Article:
Airplanes. Hats. Boats. Maybe fortune-tellers.
For most of us, that summarizes the extent of our paper sculpting repertoire.
But a new generation of artists is tearing up the rulebook when it comes to what paper can be made to do.
Foremost among them is Li Hongbo
, the Chinese artist who has become an internet sensation.
Videos of his sculptures -- which can be pulled apart and replaced, creating uncanny effects -- have been viewed millions of times online.
"I make a big stack of paper, and stick each sheet to the ones above and below it with thin lines of glue," he says.
"Then I carve the block of paper using a chisel, as if it was wood. When the sculpture is finished, you can manipulate it and it creates some extraordinary illusions."
Paper is one of the most ancient man-made materials in the world.
The oldest known fragments date to the 2nd Century BC, and were found in China.
It is fitting, perhaps, that the foremost innovator of paper sculpture hails from the Middle Kingdom.
But the trend is a global one, with artists from the United States, Russia, South Africa, Brazil and Germany all committing themselves to working with the material.
What lies behind this new trend for sculpting paper? CNN talks to three leading paper artists to find out.
39, Beijing, China
"My obsession with paper started by accident.
I had no money at art school, and paper was cheap and easy to find.
But it didn't take me long to realize that paper presents huge possibilities that people don't normally consider, and I decided to try to put my own language into paper.
As a Chinese person, I played with paper toys very much as a child, and was surrounded by paper lanterns and other examples of origami.
I went on to study folk art, and did a lot of research into the Chinese tradition of paper art.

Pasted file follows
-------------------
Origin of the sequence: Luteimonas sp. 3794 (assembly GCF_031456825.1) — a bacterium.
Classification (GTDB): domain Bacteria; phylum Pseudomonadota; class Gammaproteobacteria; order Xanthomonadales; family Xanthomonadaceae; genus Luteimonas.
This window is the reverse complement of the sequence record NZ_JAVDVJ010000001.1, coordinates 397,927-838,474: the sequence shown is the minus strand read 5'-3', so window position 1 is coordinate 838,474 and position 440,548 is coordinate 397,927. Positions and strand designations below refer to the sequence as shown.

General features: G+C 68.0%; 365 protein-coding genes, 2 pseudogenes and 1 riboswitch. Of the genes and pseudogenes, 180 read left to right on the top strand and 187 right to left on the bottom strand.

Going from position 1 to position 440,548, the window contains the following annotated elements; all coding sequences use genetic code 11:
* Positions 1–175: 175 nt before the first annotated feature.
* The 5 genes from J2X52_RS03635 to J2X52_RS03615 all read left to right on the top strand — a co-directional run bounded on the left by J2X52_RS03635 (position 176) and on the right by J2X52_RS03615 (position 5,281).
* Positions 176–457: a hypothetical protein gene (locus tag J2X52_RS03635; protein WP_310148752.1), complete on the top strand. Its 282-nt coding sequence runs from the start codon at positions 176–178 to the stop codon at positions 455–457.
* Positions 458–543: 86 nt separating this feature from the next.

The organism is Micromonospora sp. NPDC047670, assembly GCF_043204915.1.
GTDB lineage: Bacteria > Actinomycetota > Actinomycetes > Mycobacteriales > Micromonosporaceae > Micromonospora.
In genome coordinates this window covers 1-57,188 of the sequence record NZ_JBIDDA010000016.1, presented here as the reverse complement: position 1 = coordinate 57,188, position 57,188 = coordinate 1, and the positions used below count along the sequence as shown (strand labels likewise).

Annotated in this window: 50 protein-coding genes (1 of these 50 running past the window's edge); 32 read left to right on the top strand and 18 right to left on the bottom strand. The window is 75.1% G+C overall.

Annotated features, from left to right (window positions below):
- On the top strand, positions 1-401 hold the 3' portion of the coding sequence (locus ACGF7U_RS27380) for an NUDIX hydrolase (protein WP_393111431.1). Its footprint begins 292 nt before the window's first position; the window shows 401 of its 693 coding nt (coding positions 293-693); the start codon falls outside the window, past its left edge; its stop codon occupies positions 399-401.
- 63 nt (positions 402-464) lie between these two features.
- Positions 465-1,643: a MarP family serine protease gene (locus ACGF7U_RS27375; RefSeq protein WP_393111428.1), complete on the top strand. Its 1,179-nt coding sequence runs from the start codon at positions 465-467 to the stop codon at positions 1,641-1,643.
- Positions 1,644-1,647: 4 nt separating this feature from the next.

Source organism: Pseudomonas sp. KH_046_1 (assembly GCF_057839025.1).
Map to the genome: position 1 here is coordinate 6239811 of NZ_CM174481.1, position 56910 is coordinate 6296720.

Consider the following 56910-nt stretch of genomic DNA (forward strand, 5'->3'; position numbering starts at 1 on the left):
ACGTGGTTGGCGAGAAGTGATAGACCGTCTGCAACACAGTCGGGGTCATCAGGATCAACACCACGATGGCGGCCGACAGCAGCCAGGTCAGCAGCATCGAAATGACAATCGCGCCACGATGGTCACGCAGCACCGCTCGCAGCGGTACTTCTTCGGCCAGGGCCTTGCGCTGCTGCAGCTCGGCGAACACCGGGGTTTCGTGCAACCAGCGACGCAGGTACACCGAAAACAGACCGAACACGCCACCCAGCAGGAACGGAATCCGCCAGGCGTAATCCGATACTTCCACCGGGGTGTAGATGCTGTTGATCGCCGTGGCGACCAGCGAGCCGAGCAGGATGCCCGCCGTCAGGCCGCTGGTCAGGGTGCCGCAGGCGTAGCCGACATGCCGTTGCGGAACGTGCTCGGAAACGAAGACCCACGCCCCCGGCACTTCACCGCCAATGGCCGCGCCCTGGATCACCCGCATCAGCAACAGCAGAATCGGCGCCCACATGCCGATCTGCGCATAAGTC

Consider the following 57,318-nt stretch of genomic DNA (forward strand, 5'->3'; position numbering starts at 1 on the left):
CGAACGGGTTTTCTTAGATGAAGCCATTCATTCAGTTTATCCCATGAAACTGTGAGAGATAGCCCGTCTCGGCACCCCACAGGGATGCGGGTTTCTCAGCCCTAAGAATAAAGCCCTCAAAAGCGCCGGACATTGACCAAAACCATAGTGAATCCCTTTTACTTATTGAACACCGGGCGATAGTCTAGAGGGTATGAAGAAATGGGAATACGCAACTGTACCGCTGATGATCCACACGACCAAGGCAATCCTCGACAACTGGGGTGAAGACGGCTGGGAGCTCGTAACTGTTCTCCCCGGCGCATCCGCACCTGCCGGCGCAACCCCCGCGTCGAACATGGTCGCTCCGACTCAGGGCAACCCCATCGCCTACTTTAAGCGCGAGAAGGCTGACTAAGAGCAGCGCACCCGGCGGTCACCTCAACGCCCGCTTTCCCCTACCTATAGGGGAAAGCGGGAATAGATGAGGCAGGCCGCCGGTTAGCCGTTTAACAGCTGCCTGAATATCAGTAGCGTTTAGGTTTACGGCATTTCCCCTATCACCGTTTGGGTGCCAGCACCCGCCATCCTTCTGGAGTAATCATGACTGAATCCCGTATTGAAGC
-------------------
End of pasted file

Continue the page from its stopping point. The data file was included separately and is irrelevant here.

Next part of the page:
I would go to markets and buy lots of paper decorations, to give me inspiration.
That's when I came up with the idea of combining paper with movement.
Paper is such an everyday, familiar material, that people don't think too much about it.
Everywhere there is writing paper, packing paper, wrapping paper, even toilet paper.
So when you use it in a different sort of way, people are quite surprised.
It's such a basic material that they are astounded by the possibilities.
It causes people to rethink daily things -- maybe we can have another perspective on the humble things in life."
No Ink: Schubert uses a secret technique to create his detailed images Credit: Courtesy of Simon Schubert
, 38, Cologne, Germany
"The story of me and paper began when I was studying philosophy and literature, and I worked a lot on Samuel Beckett.
I was thinking about how he reduced language and took away as much as possible.
I decided to mirror this in visual art, and develop a drawing technique of taking away as much as possible but still making an image.
The first picture I made was a portrait of Beckett.
I took the wrinkles in his face and scored them into the paper with a metal tool.
This was drawing without ink.
That was how it began.
Paper is the simplest material around, and that quality attracted me.
As a sculptor I had previously made very large and complex pieces, using wood, steel, plaster, and all kinds of classical materials.
I felt that it was just getting bigger and more spectacular, and it was getting out of hand.
I didn't like the idea of going to an exhibition and finding that all the pieces were competing for your attention.
So I decided to go in another direction: being as simple and quiet as possible.
I use special, metal tools, but I have never revealed exactly which ones. It is a secret."
Lee uses only a paper and knife for her cut outs Credit: Courtesy of Bovey Lee
, 38, Pennsylvania, USA
"I chose paper because it's the first material that I ever knew.
I used to practice a lot of calligraphy when I was 10, and working with paper evoked a sense of nostalgia for my childhood.
There's something very innocent about paper.
Everybody feels like they know it, and the more that people can relate to a material, the more successfully you can connect with your audience.
My work is very labor-intensive and time consuming.
I work with a knife and have to go slowly, as if I make a mistake there's no going back.
Most of my ideas are very intricate, and a single piece can take me anywhere from several weeks to several months.
The one that took the longest was Atomic Jellyfish, which took me four months.
When I started working with paper, I didn't know any other artists who were doing it.
But many more people are starting to get involved now.
There are paper artists in Switzerland, the USA, Japan, France, China, the Netherlands... paper is such an international and universal medium.
It crosses all cultural boundaries.
The overall message is that paper is not dead, despite all the digital tools we are using now.
People have a strong emotional attachment to paper, and we are celebrating this by using it in a creative way."